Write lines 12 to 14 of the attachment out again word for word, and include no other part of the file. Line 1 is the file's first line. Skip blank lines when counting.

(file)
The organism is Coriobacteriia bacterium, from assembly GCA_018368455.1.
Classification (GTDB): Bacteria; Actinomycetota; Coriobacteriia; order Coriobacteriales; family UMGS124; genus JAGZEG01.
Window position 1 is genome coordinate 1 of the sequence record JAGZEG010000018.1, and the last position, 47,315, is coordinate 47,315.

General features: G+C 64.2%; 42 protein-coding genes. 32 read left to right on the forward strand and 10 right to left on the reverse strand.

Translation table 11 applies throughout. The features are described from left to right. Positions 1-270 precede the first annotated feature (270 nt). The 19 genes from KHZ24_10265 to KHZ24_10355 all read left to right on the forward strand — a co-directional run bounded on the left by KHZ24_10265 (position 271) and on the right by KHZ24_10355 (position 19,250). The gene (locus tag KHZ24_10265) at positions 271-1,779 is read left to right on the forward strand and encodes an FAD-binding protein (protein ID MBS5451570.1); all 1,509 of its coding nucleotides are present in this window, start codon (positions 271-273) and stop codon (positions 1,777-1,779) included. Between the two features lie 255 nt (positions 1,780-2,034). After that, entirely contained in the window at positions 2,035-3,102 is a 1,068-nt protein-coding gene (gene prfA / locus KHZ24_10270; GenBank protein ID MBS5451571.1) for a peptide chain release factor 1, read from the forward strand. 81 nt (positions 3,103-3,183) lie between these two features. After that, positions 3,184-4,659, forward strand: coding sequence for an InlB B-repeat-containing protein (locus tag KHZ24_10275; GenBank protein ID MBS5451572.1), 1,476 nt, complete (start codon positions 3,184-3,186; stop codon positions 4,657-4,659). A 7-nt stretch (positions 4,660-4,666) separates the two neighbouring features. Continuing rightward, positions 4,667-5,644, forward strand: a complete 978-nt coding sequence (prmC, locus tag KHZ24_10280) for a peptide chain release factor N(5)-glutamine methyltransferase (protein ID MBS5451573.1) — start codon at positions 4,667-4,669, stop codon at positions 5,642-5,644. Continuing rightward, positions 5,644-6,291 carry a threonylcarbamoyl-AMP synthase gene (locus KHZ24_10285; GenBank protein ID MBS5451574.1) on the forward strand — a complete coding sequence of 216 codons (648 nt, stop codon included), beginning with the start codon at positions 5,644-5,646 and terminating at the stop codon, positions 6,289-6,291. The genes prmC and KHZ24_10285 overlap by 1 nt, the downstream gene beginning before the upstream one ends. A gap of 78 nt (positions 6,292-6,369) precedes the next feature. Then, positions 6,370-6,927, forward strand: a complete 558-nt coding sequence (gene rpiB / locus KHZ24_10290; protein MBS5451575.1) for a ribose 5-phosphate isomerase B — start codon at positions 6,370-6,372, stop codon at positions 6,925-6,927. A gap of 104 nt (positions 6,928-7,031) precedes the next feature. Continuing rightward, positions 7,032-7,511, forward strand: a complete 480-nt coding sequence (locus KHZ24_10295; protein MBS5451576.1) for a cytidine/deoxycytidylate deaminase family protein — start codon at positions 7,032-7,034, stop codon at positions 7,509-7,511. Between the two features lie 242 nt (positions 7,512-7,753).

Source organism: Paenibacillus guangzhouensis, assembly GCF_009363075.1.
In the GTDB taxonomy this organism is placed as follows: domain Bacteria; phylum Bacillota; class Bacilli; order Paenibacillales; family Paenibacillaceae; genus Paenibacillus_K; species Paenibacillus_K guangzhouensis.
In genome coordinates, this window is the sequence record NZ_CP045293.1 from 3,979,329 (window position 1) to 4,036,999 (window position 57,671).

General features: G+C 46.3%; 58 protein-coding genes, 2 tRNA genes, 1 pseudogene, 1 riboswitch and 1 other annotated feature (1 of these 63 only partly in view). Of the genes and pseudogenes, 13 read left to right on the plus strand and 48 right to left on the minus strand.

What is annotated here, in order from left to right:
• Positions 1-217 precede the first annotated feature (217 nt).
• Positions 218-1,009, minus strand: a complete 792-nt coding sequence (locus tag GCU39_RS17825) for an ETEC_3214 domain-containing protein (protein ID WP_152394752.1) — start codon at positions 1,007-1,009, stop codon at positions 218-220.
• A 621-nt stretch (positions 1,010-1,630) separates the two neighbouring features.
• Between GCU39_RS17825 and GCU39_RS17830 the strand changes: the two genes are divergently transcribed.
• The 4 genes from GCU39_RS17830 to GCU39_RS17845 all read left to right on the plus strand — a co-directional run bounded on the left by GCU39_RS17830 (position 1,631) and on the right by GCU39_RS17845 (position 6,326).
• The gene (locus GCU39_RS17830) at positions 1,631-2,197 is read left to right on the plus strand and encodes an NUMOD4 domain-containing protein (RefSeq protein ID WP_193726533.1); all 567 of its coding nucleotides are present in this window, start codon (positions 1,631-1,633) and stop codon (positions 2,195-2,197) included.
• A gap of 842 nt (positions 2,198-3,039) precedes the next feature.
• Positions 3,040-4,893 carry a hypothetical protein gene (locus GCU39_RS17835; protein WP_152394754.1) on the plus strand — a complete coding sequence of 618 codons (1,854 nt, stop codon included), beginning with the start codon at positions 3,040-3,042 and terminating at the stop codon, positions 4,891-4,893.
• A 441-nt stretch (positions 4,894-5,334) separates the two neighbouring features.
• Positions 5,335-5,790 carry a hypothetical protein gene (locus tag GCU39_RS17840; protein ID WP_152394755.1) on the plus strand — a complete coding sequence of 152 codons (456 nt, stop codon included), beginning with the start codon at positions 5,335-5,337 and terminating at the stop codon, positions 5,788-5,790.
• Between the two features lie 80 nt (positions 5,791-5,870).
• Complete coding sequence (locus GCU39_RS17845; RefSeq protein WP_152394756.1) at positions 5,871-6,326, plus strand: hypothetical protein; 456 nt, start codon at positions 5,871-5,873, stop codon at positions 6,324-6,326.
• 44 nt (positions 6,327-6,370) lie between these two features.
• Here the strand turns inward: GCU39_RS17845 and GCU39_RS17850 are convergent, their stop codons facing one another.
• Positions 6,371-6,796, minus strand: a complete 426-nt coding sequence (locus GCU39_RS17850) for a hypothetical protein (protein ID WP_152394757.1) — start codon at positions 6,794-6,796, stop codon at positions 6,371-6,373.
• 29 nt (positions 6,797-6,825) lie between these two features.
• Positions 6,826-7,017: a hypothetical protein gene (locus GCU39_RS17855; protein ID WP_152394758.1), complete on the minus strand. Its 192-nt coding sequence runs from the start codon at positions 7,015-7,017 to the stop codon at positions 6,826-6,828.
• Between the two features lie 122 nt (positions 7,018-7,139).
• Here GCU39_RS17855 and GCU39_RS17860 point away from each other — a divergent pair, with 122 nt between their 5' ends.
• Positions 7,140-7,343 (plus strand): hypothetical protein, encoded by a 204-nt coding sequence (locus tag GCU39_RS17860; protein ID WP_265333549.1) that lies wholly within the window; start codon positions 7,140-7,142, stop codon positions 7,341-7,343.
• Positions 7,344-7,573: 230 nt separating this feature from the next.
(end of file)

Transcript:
• Positions 218-1,009, minus strand: a complete 792-nt coding sequence (locus tag GCU39_RS17825) for an ETEC_3214 domain-containing protein (protein ID WP_152394752.1) — start codon at positions 1,007-1,009, stop codon at positions 218-220.
• A 621-nt stretch (positions 1,010-1,630) separates the two neighbouring features.
• Between GCU39_RS17825 and GCU39_RS17830 the strand changes: the two genes are divergently transcribed.